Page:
The accessibility of the buildings considered in the exhibition has been a key preoccupation for us. Not all of them have free admission or are completely open, but parts of them usually are. This focus on accessibility was accompanied by surveys conducted by Mariana Lourenço with the management of the buildings in order to understand their biggest challenges, expenditures, the profile of users, etc. Part of the success of these buildings has to do with the way they are administered, the specialized staff, and the fact that through a symbiosis between the architecture and the maintenance/security, they are safe places. We have also commissioned an interview from Enrique Walker with Paulo Mendes da Rocha and Marta Moreira about their SESC 24 de Maio Building.4 This building was one of the last of the case studies to be opened to the public. On the one hand, it represents the accumulated intelligence of many of the buildings and open spaces in this exhibition and, on the other, the long gestation of the design process produced enough friction between the original building, the project, and the problems that arose along the way to result in some of the best moments of the building. The arguments of the exhibition and the catalogue are supported with archival evidence and new architectural drawings by Guilherme Pianca and Gabriel Sepe, illustrations by Danilo Zamboni, and photographs by Ciro Miguel. The exhibition also includes a series of six on-site interviews by Pedro Kok that weave together critical analyses of the case studies by local experts and some of the designers of the buildings with a sense of place.

Just what is it that makes today’s São Paulo so different, so appealing? Beyond a more complete subway system, better control of security, and other such details, what makes the city exciting today, at least in part, can be explained by the analyses of the case studies selected for this exhibition, and a series of other buildings of a similar nature—especially when they are understood as a network that supports life in the city, havens that make the urban intensity more bearable, that favor encounters between people, and that in the most interesting cases empower them via sports, cultural, and educational activities.

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Exterior view of Moreira Salles Institute (IMS). © Ciro Miguel.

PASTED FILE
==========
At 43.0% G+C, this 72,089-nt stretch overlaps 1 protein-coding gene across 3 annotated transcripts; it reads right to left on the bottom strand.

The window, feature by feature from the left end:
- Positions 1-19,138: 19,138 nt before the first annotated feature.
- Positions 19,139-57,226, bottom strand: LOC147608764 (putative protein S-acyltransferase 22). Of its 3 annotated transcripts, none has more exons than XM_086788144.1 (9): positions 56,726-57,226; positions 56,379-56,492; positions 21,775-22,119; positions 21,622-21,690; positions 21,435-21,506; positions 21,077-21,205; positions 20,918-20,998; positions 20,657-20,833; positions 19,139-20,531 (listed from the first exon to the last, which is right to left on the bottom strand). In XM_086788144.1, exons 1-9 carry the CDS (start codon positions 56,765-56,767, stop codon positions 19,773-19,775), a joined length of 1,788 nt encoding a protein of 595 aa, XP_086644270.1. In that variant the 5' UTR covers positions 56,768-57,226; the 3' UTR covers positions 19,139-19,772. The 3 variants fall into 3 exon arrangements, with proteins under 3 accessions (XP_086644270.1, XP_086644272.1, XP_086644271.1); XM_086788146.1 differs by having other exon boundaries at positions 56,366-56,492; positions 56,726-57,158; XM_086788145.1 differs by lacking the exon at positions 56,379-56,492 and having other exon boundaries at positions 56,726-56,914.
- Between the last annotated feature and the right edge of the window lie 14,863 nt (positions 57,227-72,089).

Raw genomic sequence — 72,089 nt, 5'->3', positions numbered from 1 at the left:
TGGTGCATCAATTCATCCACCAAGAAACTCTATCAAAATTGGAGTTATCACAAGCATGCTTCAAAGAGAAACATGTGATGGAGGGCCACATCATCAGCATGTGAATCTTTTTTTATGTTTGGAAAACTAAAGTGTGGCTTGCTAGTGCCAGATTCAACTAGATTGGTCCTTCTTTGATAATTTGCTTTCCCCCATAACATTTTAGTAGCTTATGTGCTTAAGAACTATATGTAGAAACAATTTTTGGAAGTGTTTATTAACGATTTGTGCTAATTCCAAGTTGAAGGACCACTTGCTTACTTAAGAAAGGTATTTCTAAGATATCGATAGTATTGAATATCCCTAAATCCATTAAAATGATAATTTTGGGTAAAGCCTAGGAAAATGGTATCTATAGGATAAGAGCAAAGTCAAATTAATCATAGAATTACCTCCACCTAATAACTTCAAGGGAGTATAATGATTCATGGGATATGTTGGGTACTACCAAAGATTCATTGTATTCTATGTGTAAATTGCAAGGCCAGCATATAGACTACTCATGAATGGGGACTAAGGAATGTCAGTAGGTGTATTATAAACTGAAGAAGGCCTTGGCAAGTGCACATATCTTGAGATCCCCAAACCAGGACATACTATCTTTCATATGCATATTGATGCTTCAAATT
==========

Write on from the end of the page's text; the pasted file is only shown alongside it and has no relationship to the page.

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Avenida Paulista: View of the stairs of Gazeta building. © Ciro Miguel.

Exhibition Credits

Curator: Daniel Talesnik
Director Architekturmuseum der TUM: Andres Lepik
Curatorial Assistants: Marcello Della Giustina, João Bittar Fiammenghi, and Pia Nürnberger
Exhibition Architecture: Mariana Vilela
Photography: Ciro Miguel
Original illustrations: Danilo Zamboni
Original Architectural drawings: Guilherme Pianca, Gabriel Sepe and team
Graphic Design: Kathryn Gillmore
Videos: Pedro Kok
Support: in part by public funds from the New York City Department of Cultural Affairs in partnership with the City Council
Dates: February 11-May 23, 2020

1 São Paulo has an area of 1,521 km2 with circa 12,176,000 inhabitants, and Greater São Paulo has an area of 7,946.96 km2 with circa 21,571,000 inhabitants. The city of São Paulo consists of 9 administrative zones divided in 32 regional prefectures that are subdivided in 96 districts. Each of the districts with circa 120,000 inhabitants, and some reaching up to 320,000. (The municipality of Guarulhos alone has an area of 318.68 km2 with circa 1,324,000 inhabitants, which is a good comparison with Munich’s 310.43 km2 and circa 1,464,301 inhabitants).
2 For more on the Constructivist social condensers see the special issue on the topic of The Journal of Architecture, 22:3, (2017).
3 For more about the Downtown Athletic Club see Rem Koolhaas, Delirious New York: A Retroactive Manifesto for Manhattan (New York: Oxford University Press, 1978).
4 The other architects are Milton Braga and Fernando Mello Franco, partners of Marta Moreira in MMBB Arquitetos.